Luc Moullet’s gag-comedies, with their stunning
economy of means, owe something to Jacques Tati – but they have a harsher, more
All the neurotic eccentricities of the people in his
films (some of the most memorable incarnated by Moullet himself), all the
minute, daily, compulsive obsessions with counting, collecting, ordering, or
figuring out a routine, arise in response to the same, monumental object: a
near-fascistic Society of Control that places prison-like constraints around
every aspect of work and leisure in Western countries.
Barres, which is among Moullet’s best (and easily accessible online), is literally about society’s bars – those that appear at
entranceways in the French métro system to regulate and police customer
traffic. Moullet’s way is thus clear: he will list (in charmingly handwritten
titles), and demonstrate in rapid comic vignettes, the dozens of ways in which
wily citizens manage to sneak through this ever-renewed, ever-more complex
system of state-enforced discipline and punishment – without paying.
Everything proves useful in this solemn mission: chewing gum, string, auto spare parts, leaping and kicking skills. Incredibly – as Moullet spells out in his 2021 autobiography Memoirs of a Slippery Soap – it's all shot on especially constructed sets in a studio (something I have never realised across numerous viewings), one of the few times beyond his debut feature, Brigitte et Brigitte (1966), that he did not use real locations. This fact, however, did not stop France's transport authorities from complaining (after the initial TV broadcast) that he had shot his film illegally inside the metro, without a permit!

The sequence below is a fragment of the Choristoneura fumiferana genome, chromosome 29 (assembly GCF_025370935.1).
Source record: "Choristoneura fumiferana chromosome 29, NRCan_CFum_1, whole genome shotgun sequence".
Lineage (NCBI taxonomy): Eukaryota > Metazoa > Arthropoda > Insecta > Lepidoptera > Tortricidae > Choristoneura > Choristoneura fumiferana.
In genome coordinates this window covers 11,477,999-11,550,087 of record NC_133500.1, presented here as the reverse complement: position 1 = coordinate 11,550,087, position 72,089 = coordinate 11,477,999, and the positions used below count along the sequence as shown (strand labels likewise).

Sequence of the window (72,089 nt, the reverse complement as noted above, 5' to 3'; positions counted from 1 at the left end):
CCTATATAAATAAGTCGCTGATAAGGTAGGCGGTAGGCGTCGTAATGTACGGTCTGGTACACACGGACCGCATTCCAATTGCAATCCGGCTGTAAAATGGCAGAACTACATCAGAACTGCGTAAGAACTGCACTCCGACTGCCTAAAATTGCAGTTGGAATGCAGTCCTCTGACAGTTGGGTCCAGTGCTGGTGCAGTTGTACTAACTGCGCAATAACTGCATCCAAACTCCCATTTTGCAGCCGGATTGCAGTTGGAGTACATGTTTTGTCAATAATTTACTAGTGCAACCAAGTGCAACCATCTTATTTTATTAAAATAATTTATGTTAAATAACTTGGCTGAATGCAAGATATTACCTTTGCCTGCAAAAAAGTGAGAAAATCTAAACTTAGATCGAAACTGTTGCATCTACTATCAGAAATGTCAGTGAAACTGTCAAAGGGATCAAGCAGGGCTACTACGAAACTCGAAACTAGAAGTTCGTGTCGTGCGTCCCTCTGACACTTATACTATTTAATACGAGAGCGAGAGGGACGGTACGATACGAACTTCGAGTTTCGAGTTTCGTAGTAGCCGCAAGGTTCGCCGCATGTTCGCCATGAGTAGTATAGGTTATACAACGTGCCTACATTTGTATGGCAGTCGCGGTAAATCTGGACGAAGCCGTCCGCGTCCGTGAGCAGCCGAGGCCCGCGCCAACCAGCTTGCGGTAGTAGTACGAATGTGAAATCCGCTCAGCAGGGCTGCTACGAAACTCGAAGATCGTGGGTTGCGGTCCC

There is no plot as such in Barres, only a
parade of subversive, anarchic gestures, performed alike by young and old,
hippies and professionals … and occasionally interrupted by the corporate
billboards devised to discourage people from such “stupidities” (the same Franju-like
posters portraying humans as animals can be glimpsed in Leos Carax’s feature
debut of the same year, Boy Meets Girl).
Against this official State view, Moullet posits a
counter-image of the French nation and its culture: cheating the bar reconciles
classes, promotes better health, and – in a glorious comic apotheosis –
constitutes a veritable Olympic sports event, as seemingly dozens of bodies
cram together at once through the turnstiles to circumvent the System.
© Adrian Martin March 2007